That was kinda the main point when I jumped from superheroes to TV, in that we see even law enforcement figures skipping a few laws or cheating to get what they need done. As often as people say “it’s just a TV show” they’re damned disappointed that we don’t actually do things that way to get the bad guys quicker–whoever “the bad guys” may be. Play fast and loose long enough, get a more divided nation and “the loyal opposition” becomes “the other” and then becomes “the enemy.” I think it’s cooled off a bit, but I don’t think we’re far from that point.

      And that instant gratification, cheat-the-system saturating pop culture may have helped this blowhard get into office, because have no patience anymore. It’s taken decades (or centuries) to get us to this point in our country, political system, and concerns–they won’t be solved by one man in a couple of weeks.

      And how many people are totally ticked about THAT right now, too. I remember some supporters practically looking at their watches, furious that the world didn’t change overnight (I just shook my head). But that train of impatient thought’s been getting worse with each election. We need to get our patience back, look around, and help ourselves.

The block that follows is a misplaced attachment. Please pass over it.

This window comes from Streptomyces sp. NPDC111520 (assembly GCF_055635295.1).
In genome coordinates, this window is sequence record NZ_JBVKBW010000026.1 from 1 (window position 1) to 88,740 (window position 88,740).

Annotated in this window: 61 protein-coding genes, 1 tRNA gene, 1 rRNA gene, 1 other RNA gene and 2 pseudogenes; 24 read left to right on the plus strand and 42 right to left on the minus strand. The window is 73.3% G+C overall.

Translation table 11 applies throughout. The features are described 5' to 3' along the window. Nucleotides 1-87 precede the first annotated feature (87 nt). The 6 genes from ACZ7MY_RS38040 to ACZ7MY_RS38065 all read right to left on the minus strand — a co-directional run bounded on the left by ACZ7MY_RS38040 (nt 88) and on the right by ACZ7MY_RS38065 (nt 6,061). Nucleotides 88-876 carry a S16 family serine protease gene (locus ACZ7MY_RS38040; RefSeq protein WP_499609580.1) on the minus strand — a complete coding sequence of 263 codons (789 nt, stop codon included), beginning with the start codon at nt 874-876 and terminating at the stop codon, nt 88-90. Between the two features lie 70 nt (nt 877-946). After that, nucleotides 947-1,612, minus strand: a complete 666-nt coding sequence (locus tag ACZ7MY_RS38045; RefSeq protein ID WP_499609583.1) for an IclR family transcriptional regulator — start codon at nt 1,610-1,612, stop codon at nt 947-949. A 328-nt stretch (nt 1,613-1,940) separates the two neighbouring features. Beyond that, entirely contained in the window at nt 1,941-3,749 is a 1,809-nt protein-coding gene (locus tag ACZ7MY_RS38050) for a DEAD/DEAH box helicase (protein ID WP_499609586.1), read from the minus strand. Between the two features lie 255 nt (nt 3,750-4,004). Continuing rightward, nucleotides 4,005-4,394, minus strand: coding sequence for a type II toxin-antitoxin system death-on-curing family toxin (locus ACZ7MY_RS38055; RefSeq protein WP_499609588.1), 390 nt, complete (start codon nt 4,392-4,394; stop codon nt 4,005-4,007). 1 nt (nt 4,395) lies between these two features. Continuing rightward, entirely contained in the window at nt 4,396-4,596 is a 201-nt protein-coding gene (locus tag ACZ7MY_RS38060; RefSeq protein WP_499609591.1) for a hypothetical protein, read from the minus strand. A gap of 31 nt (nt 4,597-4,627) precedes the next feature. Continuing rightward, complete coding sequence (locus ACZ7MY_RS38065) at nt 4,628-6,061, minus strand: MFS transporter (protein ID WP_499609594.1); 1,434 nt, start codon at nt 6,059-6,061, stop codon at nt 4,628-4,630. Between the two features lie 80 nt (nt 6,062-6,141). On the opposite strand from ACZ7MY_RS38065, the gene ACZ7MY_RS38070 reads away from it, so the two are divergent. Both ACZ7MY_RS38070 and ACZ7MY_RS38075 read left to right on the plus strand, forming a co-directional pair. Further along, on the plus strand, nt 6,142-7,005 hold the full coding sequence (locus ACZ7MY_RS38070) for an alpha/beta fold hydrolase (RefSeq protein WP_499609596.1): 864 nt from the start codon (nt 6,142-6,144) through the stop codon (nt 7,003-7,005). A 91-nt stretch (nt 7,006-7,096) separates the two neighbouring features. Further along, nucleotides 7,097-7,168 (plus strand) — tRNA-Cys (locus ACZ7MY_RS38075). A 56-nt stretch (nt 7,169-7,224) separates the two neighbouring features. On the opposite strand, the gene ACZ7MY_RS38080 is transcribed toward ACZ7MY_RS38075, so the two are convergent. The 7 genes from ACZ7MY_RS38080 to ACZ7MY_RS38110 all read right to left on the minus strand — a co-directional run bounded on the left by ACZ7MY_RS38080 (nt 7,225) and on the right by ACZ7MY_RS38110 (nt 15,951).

Liked by 1 person

  2. kantikain says:

    This is definitely a plausible theory. I’m sure the portrayal of politics as a whole in media also contributes to us regarding it as a stage play, a superhero movie or the like. News has to compete with actual superhero entertainment, so why not build similar narratives out of real life, where there are easily discernible bad guys and good guys and single people can make a difference. People want to be entertained, and want simple, straight-forward answers (like “I will fix everything”).

    Also, I’m sorry for the political discussion among your family. I’m glad I live in a country where we have a multiparty system: it keeps the conversation less polarized (or at least it has, so far).